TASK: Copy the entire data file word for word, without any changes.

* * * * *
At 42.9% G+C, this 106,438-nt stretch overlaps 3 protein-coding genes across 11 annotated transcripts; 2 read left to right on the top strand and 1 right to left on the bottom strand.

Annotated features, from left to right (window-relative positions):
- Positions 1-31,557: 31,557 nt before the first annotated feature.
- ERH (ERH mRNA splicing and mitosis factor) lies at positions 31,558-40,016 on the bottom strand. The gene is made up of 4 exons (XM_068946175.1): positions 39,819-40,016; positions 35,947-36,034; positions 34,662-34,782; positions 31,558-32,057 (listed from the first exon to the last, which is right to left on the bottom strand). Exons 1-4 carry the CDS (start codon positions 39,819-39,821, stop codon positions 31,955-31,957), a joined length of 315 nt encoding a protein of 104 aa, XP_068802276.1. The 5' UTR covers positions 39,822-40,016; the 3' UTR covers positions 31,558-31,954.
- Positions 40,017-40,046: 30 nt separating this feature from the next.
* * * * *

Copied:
At 42.9% G+C, this 106,438-nt stretch overlaps 3 protein-coding genes across 11 annotated transcripts; 2 read left to right on the top strand and 1 right to left on the bottom strand.

Annotated features, from left to right (window-relative positions):
- Positions 1-31,557: 31,557 nt before the first annotated feature.
- ERH (ERH mRNA splicing and mitosis factor) lies at positions 31,558-40,016 on the bottom strand. The gene is made up of 4 exons (XM_068946175.1): positions 39,819-40,016; positions 35,947-36,034; positions 34,662-34,782; positions 31,558-32,057 (listed from the first exon to the last, which is right to left on the bottom strand). Exons 1-4 carry the CDS (start codon positions 39,819-39,821, stop codon positions 31,955-31,957), a joined length of 315 nt encoding a protein of 104 aa, XP_068802276.1. The 5' UTR covers positions 39,822-40,016; the 3' UTR covers positions 31,558-31,954.
- Positions 40,017-40,046: 30 nt separating this feature from the next.